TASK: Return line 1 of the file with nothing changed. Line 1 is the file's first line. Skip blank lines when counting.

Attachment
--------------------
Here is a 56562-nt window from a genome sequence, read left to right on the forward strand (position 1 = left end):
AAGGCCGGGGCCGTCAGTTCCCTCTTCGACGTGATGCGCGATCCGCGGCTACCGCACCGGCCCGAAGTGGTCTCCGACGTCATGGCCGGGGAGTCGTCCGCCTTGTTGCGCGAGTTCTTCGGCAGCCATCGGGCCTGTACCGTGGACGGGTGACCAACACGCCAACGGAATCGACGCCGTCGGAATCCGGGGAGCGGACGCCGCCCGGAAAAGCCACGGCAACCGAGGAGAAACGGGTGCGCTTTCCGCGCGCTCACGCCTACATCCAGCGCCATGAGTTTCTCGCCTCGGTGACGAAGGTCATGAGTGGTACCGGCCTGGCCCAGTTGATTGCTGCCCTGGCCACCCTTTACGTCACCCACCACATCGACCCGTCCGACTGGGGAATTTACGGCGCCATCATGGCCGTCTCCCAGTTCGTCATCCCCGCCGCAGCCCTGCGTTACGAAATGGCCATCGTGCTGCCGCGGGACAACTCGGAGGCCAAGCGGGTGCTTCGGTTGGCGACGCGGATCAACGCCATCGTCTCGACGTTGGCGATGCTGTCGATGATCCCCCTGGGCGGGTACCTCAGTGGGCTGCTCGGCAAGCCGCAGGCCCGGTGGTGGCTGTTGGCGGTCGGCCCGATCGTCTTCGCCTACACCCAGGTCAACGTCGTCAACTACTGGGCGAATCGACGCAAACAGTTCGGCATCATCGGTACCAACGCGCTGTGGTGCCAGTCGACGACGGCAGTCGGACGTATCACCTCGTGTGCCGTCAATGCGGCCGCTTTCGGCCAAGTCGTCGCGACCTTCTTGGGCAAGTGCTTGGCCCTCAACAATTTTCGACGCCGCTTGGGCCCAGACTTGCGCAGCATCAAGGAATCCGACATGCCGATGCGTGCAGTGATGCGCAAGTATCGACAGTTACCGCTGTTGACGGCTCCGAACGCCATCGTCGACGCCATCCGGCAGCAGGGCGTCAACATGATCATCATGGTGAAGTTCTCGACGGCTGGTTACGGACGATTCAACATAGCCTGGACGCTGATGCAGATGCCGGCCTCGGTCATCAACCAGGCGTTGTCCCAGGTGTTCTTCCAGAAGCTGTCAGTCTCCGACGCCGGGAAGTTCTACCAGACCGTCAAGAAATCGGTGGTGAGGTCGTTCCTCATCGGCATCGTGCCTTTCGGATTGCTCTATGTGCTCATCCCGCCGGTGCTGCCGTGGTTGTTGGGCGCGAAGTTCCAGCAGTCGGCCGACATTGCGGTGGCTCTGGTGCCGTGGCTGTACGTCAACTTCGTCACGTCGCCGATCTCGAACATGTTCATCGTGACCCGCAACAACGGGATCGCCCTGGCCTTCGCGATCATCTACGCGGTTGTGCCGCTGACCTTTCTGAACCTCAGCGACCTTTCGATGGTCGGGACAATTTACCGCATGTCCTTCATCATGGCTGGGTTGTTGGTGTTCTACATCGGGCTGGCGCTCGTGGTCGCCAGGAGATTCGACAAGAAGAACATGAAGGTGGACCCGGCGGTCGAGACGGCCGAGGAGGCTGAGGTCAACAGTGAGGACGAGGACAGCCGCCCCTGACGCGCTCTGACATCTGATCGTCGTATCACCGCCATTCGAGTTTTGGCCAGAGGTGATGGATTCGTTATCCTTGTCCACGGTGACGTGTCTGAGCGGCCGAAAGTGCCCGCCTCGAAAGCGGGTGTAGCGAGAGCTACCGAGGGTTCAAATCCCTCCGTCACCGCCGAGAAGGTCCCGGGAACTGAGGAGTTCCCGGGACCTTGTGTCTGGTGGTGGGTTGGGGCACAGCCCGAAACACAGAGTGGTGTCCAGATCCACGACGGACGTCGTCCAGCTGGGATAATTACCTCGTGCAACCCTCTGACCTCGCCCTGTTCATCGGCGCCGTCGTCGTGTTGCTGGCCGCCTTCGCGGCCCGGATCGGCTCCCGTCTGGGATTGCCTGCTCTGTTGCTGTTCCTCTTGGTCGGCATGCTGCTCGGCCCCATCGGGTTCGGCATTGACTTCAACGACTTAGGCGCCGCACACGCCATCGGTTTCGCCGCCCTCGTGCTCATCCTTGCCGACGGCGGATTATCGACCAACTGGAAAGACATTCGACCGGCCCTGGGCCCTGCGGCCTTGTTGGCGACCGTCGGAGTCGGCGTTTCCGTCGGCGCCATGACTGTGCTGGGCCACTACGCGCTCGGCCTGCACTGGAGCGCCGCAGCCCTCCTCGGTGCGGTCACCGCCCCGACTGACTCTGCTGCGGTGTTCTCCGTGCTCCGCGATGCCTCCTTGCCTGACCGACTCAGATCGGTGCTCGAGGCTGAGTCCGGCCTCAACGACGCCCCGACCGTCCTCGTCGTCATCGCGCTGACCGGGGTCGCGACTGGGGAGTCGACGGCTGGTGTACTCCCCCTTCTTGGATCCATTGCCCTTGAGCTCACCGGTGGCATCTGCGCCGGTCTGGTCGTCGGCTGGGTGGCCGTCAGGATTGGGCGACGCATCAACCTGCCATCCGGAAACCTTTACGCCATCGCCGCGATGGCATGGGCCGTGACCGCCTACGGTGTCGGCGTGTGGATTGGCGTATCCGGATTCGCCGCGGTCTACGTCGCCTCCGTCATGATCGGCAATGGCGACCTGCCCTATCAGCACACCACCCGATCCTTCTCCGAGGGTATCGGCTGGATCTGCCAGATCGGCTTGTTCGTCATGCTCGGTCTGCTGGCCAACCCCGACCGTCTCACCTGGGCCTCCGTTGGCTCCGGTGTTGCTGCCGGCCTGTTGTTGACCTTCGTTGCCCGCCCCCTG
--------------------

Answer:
Here is a 56562-nt window from a genome sequence, read left to right on the forward strand (position 1 = left end):